Longevity:

BOTS can be beaten in I’d say a rental period, or if you’re full on and playing on easier settings, possibly in one day. The game does allow for replaying levels, and gaining higher scores, and I think it’s fair to say that it’s worth playing again if you’re a competionist. There’s also the option to play co-op online, and this offers a different take on the game, because essentially the other player controls the G-Unit character, and you can strategize your attack methods, which the open nature of some levels allow for. I’m surprised there’s no tacked on versus multiplayer, but I think in the long run that’s a good thing. The achievements are well spaced out and you’ll need to invest a lot more time if you’re after them all.

Overall:

I’ve been pleasantly surprised at how solid the game is. It’s far from perfect, completely cheesy, copies other games, but ultimately offers a fun no-nonsense shooting experience. The fact that the game is based on 50 Cent really shouldn’t have much bearing, and I really thought about this as I was playing. The bottom line is, regardless of the characters, the music style and the language, 50 could just be any character who is going around maiming anyone who gets in the way. So, if you can easily overlook the game’s tilt towards 50 and his music, then you’re left with a game that you would probably enjoy. If you’re a fan of 50 Cent, then this game is going to be the best thing since sliced bread and well worth the purchase. If you’re not a fan and just after a solid third person action game, then you could do worse, than what’s on offer. I would suggest renting first. If you hate 50 Cent and the G-Unit, despise Hip-Hop and are after a game with more taxing requirements, then you might be a little disappointed, but I would say you’d get your monies worth if you rented. 50 Cent: Blood on the Sand is a welcome pick up and play game, that provides much entertainment, albeit totally unoriginal. You might get better experiences elsewhere, but if you’ve exhausted those already, then it might be a worth a look in.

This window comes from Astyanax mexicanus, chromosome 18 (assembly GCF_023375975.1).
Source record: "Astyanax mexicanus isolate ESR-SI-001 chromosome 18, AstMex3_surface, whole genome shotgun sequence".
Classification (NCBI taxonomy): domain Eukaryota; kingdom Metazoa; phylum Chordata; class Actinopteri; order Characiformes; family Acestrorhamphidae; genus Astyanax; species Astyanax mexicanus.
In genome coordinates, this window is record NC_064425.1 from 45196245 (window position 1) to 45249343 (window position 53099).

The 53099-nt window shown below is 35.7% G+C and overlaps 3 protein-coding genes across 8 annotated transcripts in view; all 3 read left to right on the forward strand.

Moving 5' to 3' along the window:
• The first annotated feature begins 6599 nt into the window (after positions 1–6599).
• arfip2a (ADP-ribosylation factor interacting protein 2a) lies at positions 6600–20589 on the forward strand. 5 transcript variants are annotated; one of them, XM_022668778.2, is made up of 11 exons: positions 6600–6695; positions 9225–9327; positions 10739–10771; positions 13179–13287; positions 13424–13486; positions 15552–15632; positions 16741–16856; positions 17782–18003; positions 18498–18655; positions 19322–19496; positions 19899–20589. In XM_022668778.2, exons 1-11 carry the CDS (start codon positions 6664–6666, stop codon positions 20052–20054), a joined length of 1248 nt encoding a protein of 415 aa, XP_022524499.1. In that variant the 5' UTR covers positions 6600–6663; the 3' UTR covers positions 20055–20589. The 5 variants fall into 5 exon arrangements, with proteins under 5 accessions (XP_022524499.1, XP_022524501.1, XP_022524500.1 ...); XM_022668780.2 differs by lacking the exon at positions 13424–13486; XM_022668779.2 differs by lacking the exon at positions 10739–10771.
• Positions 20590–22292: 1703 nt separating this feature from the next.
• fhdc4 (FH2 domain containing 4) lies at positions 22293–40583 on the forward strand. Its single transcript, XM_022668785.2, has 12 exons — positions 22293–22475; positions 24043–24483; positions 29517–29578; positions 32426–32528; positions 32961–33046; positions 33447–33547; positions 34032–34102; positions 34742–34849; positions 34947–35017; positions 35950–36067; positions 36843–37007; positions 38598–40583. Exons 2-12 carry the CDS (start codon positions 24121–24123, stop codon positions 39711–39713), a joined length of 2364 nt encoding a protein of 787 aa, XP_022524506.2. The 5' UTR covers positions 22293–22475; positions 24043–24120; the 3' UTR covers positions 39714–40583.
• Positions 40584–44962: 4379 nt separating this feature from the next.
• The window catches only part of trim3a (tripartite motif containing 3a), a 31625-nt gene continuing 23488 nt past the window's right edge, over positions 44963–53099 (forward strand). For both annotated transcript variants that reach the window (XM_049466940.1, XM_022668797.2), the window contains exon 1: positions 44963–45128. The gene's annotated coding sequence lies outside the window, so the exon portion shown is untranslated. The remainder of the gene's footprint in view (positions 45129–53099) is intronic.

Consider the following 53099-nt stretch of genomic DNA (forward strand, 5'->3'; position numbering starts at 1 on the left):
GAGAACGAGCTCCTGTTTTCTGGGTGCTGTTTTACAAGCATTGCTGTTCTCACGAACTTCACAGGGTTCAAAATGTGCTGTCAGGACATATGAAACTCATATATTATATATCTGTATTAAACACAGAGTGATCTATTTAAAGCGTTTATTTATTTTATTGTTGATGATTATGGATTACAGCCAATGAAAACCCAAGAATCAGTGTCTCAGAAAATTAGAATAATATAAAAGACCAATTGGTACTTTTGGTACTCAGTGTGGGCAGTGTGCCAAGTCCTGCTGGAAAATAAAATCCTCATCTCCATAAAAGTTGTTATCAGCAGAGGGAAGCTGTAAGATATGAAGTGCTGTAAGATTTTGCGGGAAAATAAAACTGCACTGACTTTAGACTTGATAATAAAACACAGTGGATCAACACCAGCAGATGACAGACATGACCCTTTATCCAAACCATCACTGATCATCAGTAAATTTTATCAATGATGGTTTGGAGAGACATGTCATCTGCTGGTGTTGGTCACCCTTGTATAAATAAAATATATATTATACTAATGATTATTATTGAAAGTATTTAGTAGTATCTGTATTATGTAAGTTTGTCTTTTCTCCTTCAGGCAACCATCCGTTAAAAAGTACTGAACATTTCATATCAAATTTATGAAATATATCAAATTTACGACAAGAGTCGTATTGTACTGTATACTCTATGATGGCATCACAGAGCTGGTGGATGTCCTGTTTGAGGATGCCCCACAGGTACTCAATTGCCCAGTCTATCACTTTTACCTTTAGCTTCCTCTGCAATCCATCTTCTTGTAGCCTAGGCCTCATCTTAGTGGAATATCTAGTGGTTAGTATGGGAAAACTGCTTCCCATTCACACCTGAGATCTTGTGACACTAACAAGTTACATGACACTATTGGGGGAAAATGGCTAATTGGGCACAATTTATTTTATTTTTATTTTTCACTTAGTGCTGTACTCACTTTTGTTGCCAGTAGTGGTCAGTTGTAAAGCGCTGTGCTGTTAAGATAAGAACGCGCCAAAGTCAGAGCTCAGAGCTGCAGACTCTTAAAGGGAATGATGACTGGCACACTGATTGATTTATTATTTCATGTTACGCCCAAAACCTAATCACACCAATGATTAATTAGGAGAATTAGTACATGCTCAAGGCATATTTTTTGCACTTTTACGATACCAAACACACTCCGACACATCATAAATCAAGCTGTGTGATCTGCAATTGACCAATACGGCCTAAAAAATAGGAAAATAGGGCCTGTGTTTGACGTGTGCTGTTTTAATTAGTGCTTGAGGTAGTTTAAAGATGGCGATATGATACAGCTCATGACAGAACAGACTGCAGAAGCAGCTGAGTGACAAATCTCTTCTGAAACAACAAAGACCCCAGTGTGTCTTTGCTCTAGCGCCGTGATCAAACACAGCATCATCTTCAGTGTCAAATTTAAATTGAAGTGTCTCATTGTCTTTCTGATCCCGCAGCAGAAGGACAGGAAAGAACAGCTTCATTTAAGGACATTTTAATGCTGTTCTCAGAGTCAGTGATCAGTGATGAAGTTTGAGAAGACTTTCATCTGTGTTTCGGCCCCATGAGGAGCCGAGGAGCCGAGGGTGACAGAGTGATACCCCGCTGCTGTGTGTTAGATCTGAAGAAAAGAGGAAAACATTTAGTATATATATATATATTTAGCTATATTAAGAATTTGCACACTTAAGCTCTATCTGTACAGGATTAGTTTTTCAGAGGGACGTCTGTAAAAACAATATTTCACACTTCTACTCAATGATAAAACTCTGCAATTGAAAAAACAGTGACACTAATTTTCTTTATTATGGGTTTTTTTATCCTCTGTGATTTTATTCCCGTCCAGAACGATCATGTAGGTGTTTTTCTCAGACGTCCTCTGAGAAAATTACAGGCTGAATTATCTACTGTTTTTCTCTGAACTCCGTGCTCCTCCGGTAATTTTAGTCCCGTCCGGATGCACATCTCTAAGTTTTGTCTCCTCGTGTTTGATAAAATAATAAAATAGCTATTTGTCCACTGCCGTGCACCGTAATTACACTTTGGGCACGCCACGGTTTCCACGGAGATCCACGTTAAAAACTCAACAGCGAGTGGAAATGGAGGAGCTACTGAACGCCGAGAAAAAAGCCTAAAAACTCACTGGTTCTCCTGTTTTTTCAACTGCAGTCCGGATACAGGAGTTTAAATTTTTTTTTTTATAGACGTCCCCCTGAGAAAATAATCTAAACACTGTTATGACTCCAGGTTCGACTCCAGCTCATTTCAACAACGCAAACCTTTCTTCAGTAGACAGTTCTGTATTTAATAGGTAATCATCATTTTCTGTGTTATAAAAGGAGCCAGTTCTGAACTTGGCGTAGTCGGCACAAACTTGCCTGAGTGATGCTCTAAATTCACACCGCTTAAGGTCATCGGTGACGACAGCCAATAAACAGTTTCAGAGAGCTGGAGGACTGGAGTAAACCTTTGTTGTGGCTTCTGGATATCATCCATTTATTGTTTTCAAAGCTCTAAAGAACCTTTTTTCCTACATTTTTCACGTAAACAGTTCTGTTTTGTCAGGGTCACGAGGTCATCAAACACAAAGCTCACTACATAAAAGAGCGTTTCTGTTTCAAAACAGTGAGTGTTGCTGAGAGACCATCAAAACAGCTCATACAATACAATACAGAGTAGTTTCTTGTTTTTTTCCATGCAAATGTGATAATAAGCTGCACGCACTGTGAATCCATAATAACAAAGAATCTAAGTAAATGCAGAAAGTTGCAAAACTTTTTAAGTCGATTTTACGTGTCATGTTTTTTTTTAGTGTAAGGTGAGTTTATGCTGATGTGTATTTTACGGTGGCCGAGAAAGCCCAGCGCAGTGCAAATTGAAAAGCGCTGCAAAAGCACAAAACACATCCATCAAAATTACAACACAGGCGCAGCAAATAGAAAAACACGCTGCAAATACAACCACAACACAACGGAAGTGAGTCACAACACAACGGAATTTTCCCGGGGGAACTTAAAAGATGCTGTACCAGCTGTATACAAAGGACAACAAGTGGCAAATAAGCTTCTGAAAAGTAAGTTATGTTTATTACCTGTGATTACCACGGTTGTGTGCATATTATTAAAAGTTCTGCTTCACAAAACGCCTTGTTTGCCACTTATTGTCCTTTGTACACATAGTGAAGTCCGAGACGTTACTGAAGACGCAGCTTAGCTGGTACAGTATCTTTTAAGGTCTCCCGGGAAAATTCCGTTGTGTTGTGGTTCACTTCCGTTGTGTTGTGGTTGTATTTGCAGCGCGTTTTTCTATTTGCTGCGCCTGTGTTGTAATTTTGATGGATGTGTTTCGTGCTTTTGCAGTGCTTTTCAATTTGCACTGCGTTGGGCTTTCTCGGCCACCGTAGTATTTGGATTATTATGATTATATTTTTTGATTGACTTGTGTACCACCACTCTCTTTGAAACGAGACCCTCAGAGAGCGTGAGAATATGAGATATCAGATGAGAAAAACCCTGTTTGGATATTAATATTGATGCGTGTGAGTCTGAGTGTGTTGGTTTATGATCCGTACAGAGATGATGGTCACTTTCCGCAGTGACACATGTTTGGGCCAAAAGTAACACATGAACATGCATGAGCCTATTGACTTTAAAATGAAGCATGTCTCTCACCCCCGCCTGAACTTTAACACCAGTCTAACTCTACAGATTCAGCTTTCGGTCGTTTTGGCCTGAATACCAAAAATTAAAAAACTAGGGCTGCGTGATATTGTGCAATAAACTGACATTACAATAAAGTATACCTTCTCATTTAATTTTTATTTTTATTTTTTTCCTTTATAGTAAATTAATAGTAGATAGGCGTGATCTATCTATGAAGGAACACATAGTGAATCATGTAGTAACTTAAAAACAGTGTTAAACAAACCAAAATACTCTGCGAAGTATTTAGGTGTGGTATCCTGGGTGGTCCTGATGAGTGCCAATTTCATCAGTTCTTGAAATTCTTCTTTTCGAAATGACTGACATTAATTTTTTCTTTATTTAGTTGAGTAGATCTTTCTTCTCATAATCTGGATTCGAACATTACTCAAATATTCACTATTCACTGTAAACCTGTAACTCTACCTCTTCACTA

7/10

Written by: Robert Cram

Robert Cram has hundreds of video game reviews and thousands of articles under his belt. He aims to remain objective and fair in his analysis. With years of experience, feels his gaming opinions are valid and worth sharing. Agreement is entirely optional.